Suspicion of covered tracks
Members of the Bundestag’s NSU investigation committee, who learned of the file shredding on Wednesday evening, were shocked by the process at the Office for the Protection of the Constitution. "They have been asked to look for files, they have found files and they have destroyed the files," said committee chairman Sebastian Edathy (SPD). The Greens’ chairman on the committee, Wolfgang Wieland, said, "There is a suspicion here that traces were covered."
With "Operation Rennsteig," which was launched in 1997 and lasted until 2003, the Federal Office for the Protection of the Constitution as well as the Thuringian State Office and the German Armed Forces Intelligence Service (MAD) wanted to shed light on the neo-Nazi scene around the "Thuringian Home Guard" – the later NSU members Uwe Mundlos, Uwe Bohnhardt and Beate Zschape also came from this far-right comradeship group.
Paid informants in the "Thuringer Heimatschutz" were also recruited for the secret operation. Six of them worked for the Federal Office for the Protection of the Constitution alone – but Mundlos, Bohnhardt and Zschape are not supposed to have been among them, the secret service circles continue to claim.
According to reports, the Thuringian Office for the Protection of the Constitution was also able to recruit two more undercover agents, in addition to their top source Tino Brandt, whom the office had already been paying for information since 1994 – he was the head of the "Thuringian Homeland Security". But despite all these undercover agents, the intelligence services do not want to have noticed that a right-wing extremist underground terror cell was forming out of the comradeship squad.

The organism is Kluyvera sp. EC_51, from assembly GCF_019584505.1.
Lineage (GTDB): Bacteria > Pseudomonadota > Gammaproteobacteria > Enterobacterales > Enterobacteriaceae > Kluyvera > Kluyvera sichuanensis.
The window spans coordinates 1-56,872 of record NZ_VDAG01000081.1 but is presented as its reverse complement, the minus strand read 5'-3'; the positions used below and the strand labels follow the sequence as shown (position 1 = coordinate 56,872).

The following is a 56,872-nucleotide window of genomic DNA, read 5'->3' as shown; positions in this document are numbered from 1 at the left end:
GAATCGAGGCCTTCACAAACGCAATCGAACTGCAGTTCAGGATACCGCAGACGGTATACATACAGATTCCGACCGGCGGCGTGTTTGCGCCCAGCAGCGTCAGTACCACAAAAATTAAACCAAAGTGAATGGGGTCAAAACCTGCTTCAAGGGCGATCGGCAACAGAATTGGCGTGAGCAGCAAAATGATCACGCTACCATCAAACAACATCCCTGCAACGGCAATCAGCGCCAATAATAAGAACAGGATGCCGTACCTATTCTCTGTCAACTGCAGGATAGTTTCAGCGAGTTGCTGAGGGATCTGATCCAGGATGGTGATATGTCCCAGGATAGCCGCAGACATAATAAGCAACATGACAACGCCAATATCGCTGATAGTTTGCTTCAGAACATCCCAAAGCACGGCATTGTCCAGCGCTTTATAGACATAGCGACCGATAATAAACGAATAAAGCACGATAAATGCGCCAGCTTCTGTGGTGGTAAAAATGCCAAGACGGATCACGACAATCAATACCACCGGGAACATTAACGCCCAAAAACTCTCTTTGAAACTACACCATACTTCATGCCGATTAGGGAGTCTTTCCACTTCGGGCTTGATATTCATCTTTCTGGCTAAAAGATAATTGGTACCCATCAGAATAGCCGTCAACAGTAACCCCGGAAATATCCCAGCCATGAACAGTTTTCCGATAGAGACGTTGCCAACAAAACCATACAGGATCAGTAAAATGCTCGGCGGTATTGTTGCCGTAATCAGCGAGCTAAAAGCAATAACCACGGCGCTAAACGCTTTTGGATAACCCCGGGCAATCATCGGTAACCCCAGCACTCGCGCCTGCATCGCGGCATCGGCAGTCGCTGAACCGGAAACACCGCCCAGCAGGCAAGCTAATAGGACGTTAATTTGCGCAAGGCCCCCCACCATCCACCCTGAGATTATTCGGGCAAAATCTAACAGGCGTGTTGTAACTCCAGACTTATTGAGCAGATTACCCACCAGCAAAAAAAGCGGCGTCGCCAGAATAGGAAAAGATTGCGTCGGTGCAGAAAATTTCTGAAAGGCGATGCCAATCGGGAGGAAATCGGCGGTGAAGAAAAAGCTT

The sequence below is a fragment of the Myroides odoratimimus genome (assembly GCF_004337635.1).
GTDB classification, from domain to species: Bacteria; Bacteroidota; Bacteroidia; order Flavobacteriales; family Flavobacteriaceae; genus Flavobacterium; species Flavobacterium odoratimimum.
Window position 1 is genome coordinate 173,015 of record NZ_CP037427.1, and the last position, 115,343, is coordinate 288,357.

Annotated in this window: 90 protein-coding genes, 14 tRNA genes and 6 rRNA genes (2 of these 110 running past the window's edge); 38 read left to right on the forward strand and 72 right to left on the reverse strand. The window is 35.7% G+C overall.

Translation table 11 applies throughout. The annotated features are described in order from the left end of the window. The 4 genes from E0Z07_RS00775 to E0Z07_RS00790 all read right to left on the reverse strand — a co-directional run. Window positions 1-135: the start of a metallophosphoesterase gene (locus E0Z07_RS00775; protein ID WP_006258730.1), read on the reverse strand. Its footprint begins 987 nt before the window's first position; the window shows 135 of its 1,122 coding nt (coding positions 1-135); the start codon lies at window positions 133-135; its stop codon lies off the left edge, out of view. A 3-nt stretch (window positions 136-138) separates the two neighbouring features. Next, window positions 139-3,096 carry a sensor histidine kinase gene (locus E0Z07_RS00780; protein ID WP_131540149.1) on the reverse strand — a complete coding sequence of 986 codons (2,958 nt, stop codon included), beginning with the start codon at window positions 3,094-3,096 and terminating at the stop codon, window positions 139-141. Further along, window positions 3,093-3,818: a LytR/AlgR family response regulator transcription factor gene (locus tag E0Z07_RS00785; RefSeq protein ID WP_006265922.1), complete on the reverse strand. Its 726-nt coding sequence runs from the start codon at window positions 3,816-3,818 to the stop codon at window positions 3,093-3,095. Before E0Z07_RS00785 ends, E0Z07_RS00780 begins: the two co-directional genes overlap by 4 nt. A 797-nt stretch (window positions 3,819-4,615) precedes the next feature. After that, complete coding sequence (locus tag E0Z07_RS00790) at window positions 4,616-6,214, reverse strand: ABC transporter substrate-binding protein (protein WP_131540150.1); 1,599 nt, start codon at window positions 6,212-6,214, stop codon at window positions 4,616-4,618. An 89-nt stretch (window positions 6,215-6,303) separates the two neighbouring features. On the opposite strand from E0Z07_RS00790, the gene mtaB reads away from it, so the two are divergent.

Heinz Fromm, who has been head of the Federal Office for the Protection of the Constitution since 2000, will testify before the NSU investigation committee in the Bundestag next Thursday. He will have many questions to answer.
BKA chief regrets failure
Meanwhile, the president of the Federal Criminal Police Office (BKA), Jorg Ziercke, has admitted serious mistakes in the investigation of the Zwickau terror cell case. He regretted that the German security authorities had not fulfilled their mandate to protect, Ziercke said in his testimony before the Bundestag’s investigative committee. He added, "We failed."
However, Ziercke would not admit to specific mistakes. He also defended the decision that the BKA did not take over the investigation of the case or have it transferred from the federal interior minister. This had been discussed several times between 20, but in the end the Bavarian investigators always remained in charge.
The committee wanted to use the questioning to clarify what role Ziercke played in the investigation failures in the case of the National Socialist Underground (NSU). The group lived unmolested underground from 1998 until it was busted in 2011 and murdered ten people. Ziercke has been president of the BKA since 2004.
During his testimony, Ziercke identified failures on the part of the Thuringian authorities, in particular the State Office for the Protection of the Constitution. The NSU trio was active in the right-wing extremist scene there before going underground. "This may have been where the central deficits were," Ziercke said. If one link in the federal security system did not work, the others would not work either, he said. (with dapd)